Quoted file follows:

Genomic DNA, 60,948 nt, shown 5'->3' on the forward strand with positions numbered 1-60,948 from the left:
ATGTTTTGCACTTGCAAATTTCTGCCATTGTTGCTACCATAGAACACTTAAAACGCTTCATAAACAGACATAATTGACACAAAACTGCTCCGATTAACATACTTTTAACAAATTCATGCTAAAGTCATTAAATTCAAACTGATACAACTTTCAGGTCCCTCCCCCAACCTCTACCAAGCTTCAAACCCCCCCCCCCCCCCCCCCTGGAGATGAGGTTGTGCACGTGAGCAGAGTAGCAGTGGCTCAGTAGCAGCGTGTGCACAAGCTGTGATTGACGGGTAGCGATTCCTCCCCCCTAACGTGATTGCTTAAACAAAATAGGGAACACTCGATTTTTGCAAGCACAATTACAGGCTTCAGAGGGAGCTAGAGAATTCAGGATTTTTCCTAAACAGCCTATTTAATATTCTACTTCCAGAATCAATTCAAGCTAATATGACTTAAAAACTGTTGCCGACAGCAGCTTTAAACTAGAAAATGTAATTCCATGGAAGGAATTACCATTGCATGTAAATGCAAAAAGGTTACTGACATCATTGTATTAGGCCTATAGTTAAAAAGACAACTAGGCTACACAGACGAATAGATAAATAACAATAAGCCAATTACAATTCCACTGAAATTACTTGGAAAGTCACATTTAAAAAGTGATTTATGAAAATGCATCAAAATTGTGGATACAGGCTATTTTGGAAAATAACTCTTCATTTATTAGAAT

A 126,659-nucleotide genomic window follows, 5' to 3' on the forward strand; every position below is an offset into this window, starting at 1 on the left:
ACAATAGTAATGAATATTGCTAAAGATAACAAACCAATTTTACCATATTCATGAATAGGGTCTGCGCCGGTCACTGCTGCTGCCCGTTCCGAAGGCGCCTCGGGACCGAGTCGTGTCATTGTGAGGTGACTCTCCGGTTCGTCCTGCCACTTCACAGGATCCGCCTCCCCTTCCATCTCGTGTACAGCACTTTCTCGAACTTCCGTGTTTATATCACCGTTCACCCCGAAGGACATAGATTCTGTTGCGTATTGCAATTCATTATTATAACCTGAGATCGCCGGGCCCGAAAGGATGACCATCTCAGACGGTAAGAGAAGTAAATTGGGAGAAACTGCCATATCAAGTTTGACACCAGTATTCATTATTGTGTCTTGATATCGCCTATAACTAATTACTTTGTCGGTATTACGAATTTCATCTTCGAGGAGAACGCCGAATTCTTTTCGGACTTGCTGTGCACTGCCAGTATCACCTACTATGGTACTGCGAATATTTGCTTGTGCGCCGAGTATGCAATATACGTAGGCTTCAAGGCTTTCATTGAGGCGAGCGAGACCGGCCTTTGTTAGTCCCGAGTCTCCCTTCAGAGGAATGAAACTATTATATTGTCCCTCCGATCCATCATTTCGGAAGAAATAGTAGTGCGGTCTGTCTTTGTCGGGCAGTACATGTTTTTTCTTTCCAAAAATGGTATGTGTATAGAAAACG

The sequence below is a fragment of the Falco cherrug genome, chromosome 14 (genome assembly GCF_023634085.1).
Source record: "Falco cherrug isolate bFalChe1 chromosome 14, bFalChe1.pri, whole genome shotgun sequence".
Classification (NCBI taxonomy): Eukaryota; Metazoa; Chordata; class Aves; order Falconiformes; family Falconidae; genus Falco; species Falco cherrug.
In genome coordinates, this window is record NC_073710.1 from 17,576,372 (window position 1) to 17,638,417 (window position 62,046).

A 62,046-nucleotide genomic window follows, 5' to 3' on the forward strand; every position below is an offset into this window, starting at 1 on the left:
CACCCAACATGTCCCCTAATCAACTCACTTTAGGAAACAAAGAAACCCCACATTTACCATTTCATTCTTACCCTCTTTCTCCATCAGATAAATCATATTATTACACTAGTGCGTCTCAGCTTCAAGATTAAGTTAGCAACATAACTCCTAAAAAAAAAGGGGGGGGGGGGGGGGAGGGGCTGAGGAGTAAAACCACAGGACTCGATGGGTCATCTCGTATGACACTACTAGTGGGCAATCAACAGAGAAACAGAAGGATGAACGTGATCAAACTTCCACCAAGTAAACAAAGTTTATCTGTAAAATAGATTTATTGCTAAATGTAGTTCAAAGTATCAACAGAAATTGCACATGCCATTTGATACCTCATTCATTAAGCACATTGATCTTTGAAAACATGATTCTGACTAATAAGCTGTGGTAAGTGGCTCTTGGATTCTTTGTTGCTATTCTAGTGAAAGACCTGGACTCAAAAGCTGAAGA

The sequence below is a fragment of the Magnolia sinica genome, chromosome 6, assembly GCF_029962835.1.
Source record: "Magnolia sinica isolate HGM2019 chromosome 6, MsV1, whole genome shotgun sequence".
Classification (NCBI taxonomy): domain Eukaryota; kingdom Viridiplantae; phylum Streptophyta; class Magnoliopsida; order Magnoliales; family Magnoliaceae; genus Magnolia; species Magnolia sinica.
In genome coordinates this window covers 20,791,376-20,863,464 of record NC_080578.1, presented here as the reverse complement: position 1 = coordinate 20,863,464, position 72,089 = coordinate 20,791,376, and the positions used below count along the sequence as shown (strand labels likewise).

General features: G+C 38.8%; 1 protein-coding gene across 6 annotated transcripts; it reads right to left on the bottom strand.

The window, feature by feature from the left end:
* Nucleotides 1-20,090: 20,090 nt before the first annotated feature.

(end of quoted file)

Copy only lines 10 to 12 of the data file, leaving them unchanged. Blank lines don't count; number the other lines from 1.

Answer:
CACCCAACATGTCCCCTAATCAACTCACTTTAGGAAACAAAGAAACCCCACATTTACCATTTCATTCTTACCCTCTTTCTCCATCAGATAAATCATATTATTACACTAGTGCGTCTCAGCTTCAAGATTAAGTTAGCAACATAACTCCTAAAAAAAAAGGGGGGGGGGGGGGGGAGGGGCTGAGGAGTAAAACCACAGGACTCGATGGGTCATCTCGTATGACACTACTAGTGGGCAATCAACAGAGAAACAGAAGGATGAACGTGATCAAACTTCCACCAAGTAAACAAAGTTTATCTGTAAAATAGATTTATTGCTAAATGTAGTTCAAAGTATCAACAGAAATTGCACATGCCATTTGATACCTCATTCATTAAGCACATTGATCTTTGAAAACATGATTCTGACTAATAAGCTGTGGTAAGTGGCTCTTGGATTCTTTGTTGCTATTCTAGTGAAAGACCTGGACTCAAAAGCTGAAGA

The sequence below is a fragment of the Magnolia sinica genome, chromosome 6, assembly GCF_029962835.1.
Source record: "Magnolia sinica isolate HGM2019 chromosome 6, MsV1, whole genome shotgun sequence".